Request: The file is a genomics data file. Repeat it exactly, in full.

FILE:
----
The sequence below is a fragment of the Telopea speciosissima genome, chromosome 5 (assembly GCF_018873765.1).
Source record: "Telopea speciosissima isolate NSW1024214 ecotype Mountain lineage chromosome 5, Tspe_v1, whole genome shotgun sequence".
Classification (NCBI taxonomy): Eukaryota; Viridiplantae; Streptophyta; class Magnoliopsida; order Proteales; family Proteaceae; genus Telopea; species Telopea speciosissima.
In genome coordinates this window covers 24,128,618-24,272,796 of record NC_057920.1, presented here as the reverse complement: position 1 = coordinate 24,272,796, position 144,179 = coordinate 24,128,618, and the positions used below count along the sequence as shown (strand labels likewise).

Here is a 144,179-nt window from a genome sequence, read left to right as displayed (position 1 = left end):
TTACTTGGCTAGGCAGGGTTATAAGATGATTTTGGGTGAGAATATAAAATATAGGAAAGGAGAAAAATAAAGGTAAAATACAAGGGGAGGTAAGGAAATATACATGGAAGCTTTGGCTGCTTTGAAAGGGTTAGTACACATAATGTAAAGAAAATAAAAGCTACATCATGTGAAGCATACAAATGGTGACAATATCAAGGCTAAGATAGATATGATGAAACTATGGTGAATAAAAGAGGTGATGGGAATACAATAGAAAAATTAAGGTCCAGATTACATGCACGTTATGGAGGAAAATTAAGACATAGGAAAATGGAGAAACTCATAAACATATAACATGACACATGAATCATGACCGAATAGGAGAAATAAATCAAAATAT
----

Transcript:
The sequence below is a fragment of the Telopea speciosissima genome, chromosome 5 (assembly GCF_018873765.1).
Source record: "Telopea speciosissima isolate NSW1024214 ecotype Mountain lineage chromosome 5, Tspe_v1, whole genome shotgun sequence".
Classification (NCBI taxonomy): Eukaryota; Viridiplantae; Streptophyta; class Magnoliopsida; order Proteales; family Proteaceae; genus Telopea; species Telopea speciosissima.
In genome coordinates this window covers 24,128,618-24,272,796 of record NC_057920.1, presented here as the reverse complement: position 1 = coordinate 24,272,796, position 144,179 = coordinate 24,128,618, and the positions used below count along the sequence as shown (strand labels likewise).

Here is a 144,179-nt window from a genome sequence, read left to right as displayed (position 1 = left end):
TTACTTGGCTAGGCAGGGTTATAAGATGATTTTGGGTGAGAATATAAAATATAGGAAAGGAGAAAAATAAAGGTAAAATACAAGGGGAGGTAAGGAAATATACATGGAAGCTTTGGCTGCTTTGAAAGGGTTAGTACACATAATGTAAAGAAAATAAAAGCTACATCATGTGAAGCATACAAATGGTGACAATATCAAGGCTAAGATAGATATGATGAAACTATGGTGAATAAAAGAGGTGATGGGAATACAATAGAAAAATTAAGGTCCAGATTACATGCACGTTATGGAGGAAAATTAAGACATAGGAAAATGGAGAAACTCATAAACATATAACATGACACATGAATCATGACCGAATAGGAGAAATAAATCAAAATAT